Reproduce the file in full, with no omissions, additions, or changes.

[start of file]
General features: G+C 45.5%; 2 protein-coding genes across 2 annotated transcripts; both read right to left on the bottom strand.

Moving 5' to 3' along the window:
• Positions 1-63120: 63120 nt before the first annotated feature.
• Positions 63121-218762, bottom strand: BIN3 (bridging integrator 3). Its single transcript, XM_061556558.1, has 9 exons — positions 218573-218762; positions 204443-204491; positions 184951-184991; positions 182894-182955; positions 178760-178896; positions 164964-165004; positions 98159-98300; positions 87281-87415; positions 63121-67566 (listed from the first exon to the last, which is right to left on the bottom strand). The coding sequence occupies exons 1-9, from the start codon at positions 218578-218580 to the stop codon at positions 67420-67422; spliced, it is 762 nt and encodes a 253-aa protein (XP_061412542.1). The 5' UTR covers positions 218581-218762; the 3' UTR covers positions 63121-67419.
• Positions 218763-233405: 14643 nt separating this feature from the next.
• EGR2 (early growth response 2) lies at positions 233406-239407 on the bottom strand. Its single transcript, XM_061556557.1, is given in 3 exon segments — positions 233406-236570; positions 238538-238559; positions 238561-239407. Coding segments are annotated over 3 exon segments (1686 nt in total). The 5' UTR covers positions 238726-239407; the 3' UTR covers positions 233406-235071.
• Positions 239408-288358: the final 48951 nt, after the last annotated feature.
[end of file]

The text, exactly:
General features: G+C 45.5%; 2 protein-coding genes across 2 annotated transcripts; both read right to left on the bottom strand.

Moving 5' to 3' along the window:
• Positions 1-63120: 63120 nt before the first annotated feature.
• Positions 63121-218762, bottom strand: BIN3 (bridging integrator 3). Its single transcript, XM_061556558.1, has 9 exons — positions 218573-218762; positions 204443-204491; positions 184951-184991; positions 182894-182955; positions 178760-178896; positions 164964-165004; positions 98159-98300; positions 87281-87415; positions 63121-67566 (listed from the first exon to the last, which is right to left on the bottom strand). The coding sequence occupies exons 1-9, from the start codon at positions 218578-218580 to the stop codon at positions 67420-67422; spliced, it is 762 nt and encodes a 253-aa protein (XP_061412542.1). The 5' UTR covers positions 218581-218762; the 3' UTR covers positions 63121-67419.
• Positions 218763-233405: 14643 nt separating this feature from the next.
• EGR2 (early growth response 2) lies at positions 233406-239407 on the bottom strand. Its single transcript, XM_061556557.1, is given in 3 exon segments — positions 233406-236570; positions 238538-238559; positions 238561-239407. Coding segments are annotated over 3 exon segments (1686 nt in total). The 5' UTR covers positions 238726-239407; the 3' UTR covers positions 233406-235071.
• Positions 239408-288358: the final 48951 nt, after the last annotated feature.